We recently rebuilt the new Live Coverage experience for the Wall Street Journal. I had pushed for this for years. As someone who really loves a blog, the old presentation for our live coverage really bugged me. The layout of the page had struggled to properly convey the immediacy of the reporting, or to even feel live. The page heading itself was about 2/3rds of the page. Or well passed the viewport height if there was an image. The first post looked small and insignificant, sandwiched between a Top Posts widget and an ad. This particular product was begging for an update.
In summer 2019, the newsroom started looking ahead to the reporting of the 2020 U.S. Presidential Election primaries, Live Coverage finally landed on the product roadmap. I was ready. And the timing happened to be perfect for me, as well. I had just moved from working on the reader-facing WSJ products to the newsroom tools team. This meant that I was well positioned to design the new Live Coverage page, and to also design the new publishing tool for it.
It's rare for a custom CMS to be designed along with a new publishing product. It's usually either something like a Wordpress install to hack together what the front-end needs, or it's a front-end designed around the limitations of the CMS. This is especially true for products in legacy media as old as the WSJ. Roadmaps don't often come together like this with newsroom needs timed so perfectly with engineering availability. The Live Coverage product fell right into this sweet spot.
I made sure to take full advantage of it. Because we were prioritizing a mobile-first experience, the tool could present a new post beside a stream of what's already been posted. A reporter or editor can write inside a high fidelity WYSIWYG field while also having what's been published right in view.
We also introduced a couple brand new concepts to our Live Coverage reporting: a Featured Post position for presenting highly valuable context for the content stream below, and a Primary Media position for sharing a map, chart, or image that is integral to the event. Here is the page in the tool for posting to these locations, with little illustrations for reminding editors where that content will appear.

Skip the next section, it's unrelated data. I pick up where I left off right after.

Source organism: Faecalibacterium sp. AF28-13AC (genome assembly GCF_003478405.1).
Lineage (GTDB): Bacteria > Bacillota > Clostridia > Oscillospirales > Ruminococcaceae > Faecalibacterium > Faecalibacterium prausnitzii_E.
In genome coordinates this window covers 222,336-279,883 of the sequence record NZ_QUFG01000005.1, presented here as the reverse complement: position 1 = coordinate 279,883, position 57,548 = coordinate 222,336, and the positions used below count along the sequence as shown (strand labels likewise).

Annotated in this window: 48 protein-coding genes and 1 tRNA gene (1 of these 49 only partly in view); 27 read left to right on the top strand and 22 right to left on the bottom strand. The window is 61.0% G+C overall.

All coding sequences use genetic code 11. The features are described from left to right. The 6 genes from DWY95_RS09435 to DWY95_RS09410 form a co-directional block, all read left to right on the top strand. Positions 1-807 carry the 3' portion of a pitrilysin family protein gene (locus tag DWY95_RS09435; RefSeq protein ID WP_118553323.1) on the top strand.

And here is a design for a Live Coverage event, with everything in place. You can see that the content hierarchy establishes priority in the order we wanted to stress. The most recent post is top left, and about 2/3rds of the page width, large and prominent. A Featured Post takes that place if there is important context editors want to stress. The page-level meta info is packed into a small box on the right, with Primary Media content just below.
Another brand new feature we built into the tool was the ability to have Pre- and Post-Coverage views of the page. For SEO and link-sharing purposes it helps to have a live URL ready to go well before the event begins, and the page itself makes clear when the event coverage is going to start. When the event is over, the page displays that explicitly, as well.
The tool works really well. We've had a great response from our editors. What's even better than praise, though, is seeing our Live Coverage reporting increase in amount of coverage posted, and a much greater frequency of Live Coverage events being created. The icing on the cake is hearing that for the period between the 2020 election and Biden's inauguration, the Live Coverage pages were getting page views rivaling those of the WSJ.com homepage. Not only that, but the live coverage page views for the first three weeks of 2021 have already beat the entire amount of page views for live coverage in all of 2019. It's absolutely time to call this project a huge success. I couldn't be prouder to have worked on it, nor to have been a part of the great team who brought it to life.